Getting Local Students on the Farm –
In partnership with Raley’s program: Where Your Food Grows and Grazes
In the Fall of 2016 Central Valley Farmland Trust (CVFT) partnered with Raley’s Family of Fine Stores, Lodi Unified School District, Ag in the Classroom and local farm Steamboat Acres to get school children on the land to experience a working farm and learn where their food comes from.
To support CVFT’s land conservation efforts, they are working with innovative programs – such as the Raley’s Where Your Food Grows and Graze – to educate our local youth about farming and local food. This most recent partnership effort included four separate tours to Steamboat Acres with fourth and fifth graders from Lodi Unified School District, serving 120 students.
Thanks to the farm owners, students learned about growing seasons, harvest and seasonal eating on the farm itself. To conclude the experience, students were treated to lunch at the Raley’s store in an effort to show them the process from the farm to the grocery store. While the students ate, the Raley’s representative quizzed them on what they had learned on the farm and shared the different ways food can be packaged, using examples of foods the children saw growing at Steamboat Acres. For example, they had a fresh pear, canned pears, dried pears and pear baby food. Raley’s provided pumpkins and seedlings to take home for each student.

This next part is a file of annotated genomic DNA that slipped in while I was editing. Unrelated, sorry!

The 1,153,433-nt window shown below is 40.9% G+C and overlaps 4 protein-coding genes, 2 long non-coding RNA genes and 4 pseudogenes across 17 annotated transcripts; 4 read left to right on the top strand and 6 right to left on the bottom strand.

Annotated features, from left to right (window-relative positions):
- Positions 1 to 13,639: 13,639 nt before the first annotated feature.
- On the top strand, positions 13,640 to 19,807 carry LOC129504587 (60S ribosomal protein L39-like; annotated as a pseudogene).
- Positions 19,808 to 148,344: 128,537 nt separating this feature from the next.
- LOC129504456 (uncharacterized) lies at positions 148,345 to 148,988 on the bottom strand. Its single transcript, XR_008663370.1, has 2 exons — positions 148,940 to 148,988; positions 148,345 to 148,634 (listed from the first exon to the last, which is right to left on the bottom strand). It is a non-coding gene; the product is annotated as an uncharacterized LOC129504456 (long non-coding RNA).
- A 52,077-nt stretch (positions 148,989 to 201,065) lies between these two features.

“As a local grocer, Raley’s wants to connect our youth with where their fresh and healthy food comes from,” said Becca Whitman, Raley’s Manager of Community Relations. “Children who participate in the Where Your Food Grows and Grazes program with Central Valley Farmland Trust have an enriched understanding of the food system and are more likely to create healthy eating habits long-term.”
Through this ongoing program CVFT will continue to work with Raley’s and Steamboat Acres to bring more students closer to the land that supports a healthy lifestyle. Additionally, this experience connects students with the men and women who work diligently to ensure a safe, wholesome product is available in local grocery stores.
“Students are so inquisitive about how we grow food the food they eat. It’s a real pleasure to share that information with them,” said fifth generation farmer and owner of Steamboat Acres farm, Tim Neuharth. “We love our farming way of life, but we share it with others mainly to try to bridge the information gap with the general public’s awareness about where their food comes from. It comes from farms and ranches that are tended by hard working people.”
CVFT is so proud to partner with such incredible organizations and farmers to help ensure our future generations know where their food comes from. An unexpected benefit from these tours was the impact on teachers. CVFT was excited to hear from the classroom teachers who brought their students to the farm.
“The farm-to-fork field trip to Steamboat Acres and Raley’s was one of the most memorable experiences of my teaching career,” said Brooke Shamhart, a teacher at Lois E. Borchardt Elementary. “The students were able to make comparisons between fresh, frozen and canned foods and determine which options are healthiest. The staff at both locations (Steamboat Acres and Raley’s store) were knowledgeable and the experience gave students insight into the value of the farm-to-fork movement in the Sacramento Valley.”
To see the pictures from these tours please visit our Facebook page. To learn more about Steamboat Acres visit steamboatacres.com. If you are a farm owner and are interested in participating in our school tour program, please call Susan in our office (916) 687-3178.